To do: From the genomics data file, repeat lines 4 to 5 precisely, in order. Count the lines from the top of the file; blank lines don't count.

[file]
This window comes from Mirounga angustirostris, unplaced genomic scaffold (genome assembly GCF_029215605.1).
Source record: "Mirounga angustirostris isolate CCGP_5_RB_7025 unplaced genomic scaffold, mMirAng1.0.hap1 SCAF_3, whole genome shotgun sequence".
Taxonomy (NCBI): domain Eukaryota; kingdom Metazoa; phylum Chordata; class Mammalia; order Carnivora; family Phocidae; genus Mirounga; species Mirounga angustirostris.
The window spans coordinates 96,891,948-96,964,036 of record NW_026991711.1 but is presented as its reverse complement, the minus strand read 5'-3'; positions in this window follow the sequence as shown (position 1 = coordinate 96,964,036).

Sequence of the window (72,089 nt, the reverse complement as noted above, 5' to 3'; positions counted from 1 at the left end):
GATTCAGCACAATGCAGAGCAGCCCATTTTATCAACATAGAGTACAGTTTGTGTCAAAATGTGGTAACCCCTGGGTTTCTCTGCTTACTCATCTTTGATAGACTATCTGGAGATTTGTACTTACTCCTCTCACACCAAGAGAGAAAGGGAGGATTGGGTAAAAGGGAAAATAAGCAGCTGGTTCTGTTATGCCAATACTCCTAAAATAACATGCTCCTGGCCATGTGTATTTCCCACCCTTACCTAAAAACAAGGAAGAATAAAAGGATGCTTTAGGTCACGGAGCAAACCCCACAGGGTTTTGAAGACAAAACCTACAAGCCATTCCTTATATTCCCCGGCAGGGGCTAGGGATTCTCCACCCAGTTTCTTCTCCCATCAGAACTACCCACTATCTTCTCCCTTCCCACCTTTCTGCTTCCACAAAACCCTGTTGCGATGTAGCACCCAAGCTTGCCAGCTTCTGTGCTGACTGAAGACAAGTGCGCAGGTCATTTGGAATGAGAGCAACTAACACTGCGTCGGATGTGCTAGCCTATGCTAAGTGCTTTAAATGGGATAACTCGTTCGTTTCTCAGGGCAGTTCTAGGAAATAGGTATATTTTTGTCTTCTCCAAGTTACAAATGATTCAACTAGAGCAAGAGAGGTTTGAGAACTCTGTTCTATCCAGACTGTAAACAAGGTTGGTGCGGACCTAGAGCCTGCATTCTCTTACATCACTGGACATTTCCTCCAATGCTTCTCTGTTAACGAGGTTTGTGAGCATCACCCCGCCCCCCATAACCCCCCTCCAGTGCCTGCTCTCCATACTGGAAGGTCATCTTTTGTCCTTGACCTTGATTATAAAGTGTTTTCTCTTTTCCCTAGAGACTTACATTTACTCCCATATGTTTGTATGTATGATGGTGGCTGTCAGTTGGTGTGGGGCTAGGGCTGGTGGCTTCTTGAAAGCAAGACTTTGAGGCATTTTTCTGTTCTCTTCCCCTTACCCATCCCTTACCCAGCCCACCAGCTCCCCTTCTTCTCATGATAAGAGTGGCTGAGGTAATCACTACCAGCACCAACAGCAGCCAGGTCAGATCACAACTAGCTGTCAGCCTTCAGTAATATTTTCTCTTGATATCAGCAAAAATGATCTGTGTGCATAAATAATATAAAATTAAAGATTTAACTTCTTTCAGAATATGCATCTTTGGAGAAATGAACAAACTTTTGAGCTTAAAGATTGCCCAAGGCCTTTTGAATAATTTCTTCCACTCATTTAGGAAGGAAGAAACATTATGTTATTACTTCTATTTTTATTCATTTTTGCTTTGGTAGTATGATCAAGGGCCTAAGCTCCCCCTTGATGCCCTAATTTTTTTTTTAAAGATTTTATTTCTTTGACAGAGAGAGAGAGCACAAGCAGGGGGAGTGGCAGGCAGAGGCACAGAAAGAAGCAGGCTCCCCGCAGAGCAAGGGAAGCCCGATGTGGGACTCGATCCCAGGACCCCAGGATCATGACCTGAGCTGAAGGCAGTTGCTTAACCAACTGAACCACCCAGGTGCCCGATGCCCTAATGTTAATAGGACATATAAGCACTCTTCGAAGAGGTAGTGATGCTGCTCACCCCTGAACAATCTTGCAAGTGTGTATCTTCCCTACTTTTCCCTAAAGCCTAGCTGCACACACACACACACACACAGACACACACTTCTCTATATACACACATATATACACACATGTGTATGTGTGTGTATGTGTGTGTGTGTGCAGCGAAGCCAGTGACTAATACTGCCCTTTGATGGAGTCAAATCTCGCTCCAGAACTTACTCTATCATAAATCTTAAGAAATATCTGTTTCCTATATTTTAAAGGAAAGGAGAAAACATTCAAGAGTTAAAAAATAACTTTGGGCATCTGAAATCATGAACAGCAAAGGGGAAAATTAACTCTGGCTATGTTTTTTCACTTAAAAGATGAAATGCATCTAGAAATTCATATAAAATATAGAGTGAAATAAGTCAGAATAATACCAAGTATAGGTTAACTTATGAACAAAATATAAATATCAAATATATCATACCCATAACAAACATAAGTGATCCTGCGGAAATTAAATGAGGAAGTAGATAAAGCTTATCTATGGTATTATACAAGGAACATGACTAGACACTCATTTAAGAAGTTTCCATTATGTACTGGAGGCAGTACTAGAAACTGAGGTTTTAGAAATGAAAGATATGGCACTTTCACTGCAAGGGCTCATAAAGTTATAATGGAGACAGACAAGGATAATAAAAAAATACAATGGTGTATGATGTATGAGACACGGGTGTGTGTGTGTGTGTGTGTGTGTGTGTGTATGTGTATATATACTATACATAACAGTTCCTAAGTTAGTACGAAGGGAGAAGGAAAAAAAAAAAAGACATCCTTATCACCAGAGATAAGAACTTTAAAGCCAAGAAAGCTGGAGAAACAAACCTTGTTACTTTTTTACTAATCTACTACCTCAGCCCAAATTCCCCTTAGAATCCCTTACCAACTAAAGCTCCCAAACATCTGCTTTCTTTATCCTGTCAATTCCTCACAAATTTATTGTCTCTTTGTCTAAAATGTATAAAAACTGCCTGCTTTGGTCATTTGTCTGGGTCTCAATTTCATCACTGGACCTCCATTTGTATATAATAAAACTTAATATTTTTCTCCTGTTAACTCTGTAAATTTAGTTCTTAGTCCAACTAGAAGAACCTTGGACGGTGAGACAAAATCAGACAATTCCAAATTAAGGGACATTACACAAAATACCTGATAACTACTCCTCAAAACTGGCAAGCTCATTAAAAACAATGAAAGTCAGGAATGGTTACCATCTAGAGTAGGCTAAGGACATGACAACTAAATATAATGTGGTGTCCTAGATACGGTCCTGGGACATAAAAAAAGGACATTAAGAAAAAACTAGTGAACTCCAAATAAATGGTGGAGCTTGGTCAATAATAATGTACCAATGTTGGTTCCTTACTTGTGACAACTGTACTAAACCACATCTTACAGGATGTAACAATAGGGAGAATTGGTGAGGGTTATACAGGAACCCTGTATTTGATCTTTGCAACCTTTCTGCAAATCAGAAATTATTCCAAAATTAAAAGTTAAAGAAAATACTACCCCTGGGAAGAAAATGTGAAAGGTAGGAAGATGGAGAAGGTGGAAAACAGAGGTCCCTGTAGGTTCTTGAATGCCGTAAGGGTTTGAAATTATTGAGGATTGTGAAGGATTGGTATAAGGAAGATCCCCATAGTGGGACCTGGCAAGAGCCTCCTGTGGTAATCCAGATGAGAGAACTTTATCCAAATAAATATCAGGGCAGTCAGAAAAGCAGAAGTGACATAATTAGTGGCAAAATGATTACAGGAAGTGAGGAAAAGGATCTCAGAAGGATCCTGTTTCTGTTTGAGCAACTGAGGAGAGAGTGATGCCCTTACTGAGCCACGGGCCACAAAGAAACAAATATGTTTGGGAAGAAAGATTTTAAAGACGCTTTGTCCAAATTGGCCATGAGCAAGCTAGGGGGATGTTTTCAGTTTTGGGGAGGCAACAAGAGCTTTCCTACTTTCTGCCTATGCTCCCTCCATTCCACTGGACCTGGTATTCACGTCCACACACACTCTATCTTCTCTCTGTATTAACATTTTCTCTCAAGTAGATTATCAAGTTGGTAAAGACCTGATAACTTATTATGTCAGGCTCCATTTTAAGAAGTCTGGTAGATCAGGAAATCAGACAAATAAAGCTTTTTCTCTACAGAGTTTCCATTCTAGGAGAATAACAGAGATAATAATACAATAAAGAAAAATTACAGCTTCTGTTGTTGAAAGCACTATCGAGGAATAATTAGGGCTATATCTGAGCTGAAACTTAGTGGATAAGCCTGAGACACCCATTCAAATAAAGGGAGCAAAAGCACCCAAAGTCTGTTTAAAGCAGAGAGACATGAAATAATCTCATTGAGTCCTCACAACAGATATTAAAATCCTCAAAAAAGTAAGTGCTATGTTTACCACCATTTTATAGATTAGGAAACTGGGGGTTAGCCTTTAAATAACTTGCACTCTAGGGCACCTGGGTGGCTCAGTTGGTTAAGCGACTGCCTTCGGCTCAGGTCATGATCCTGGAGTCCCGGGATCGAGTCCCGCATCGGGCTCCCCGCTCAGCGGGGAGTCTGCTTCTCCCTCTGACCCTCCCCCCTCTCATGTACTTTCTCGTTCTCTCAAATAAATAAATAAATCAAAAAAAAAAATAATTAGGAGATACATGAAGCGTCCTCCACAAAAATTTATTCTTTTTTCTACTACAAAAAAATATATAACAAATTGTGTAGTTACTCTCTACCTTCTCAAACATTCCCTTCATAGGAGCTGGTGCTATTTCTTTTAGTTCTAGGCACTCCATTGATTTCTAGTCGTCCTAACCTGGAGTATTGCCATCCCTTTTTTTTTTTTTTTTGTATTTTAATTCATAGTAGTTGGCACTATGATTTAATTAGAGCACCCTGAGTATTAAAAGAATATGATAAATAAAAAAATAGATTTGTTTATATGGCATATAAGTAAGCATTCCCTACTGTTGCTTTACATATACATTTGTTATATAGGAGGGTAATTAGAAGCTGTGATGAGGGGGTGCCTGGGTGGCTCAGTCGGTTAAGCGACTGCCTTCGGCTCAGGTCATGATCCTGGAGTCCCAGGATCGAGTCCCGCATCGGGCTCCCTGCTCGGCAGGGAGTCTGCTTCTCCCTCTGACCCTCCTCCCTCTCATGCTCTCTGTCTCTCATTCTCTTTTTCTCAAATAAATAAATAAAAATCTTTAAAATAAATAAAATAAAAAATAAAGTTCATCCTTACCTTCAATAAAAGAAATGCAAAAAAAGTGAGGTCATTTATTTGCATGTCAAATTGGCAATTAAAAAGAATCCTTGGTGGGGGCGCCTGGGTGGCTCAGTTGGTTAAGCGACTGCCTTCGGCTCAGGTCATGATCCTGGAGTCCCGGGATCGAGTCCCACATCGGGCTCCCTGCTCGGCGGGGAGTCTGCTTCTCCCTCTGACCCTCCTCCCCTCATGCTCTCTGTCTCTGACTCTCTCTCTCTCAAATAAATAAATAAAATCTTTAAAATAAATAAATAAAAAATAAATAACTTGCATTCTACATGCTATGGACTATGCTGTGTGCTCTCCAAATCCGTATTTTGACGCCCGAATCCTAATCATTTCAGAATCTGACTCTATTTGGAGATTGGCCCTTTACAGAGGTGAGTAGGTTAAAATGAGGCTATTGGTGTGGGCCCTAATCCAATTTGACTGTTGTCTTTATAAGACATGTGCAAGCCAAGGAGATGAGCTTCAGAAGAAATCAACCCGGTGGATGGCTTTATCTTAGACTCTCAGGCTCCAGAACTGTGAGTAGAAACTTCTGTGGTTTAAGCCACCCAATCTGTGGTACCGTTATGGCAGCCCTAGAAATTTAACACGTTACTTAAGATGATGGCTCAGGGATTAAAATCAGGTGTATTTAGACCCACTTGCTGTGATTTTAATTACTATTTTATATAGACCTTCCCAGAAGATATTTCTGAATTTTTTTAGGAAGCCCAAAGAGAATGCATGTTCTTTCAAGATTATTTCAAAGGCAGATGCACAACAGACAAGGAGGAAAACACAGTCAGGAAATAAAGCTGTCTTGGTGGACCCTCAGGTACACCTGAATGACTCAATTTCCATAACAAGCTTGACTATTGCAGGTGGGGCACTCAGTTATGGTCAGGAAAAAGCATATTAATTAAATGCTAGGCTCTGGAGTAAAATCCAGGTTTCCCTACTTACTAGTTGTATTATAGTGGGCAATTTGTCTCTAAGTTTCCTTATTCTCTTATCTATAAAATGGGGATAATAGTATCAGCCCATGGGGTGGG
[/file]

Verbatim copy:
The window spans coordinates 96,891,948-96,964,036 of record NW_026991711.1 but is presented as its reverse complement, the minus strand read 5'-3'; positions in this window follow the sequence as shown (position 1 = coordinate 96,964,036).

Sequence of the window (72,089 nt, the reverse complement as noted above, 5' to 3'; positions counted from 1 at the left end):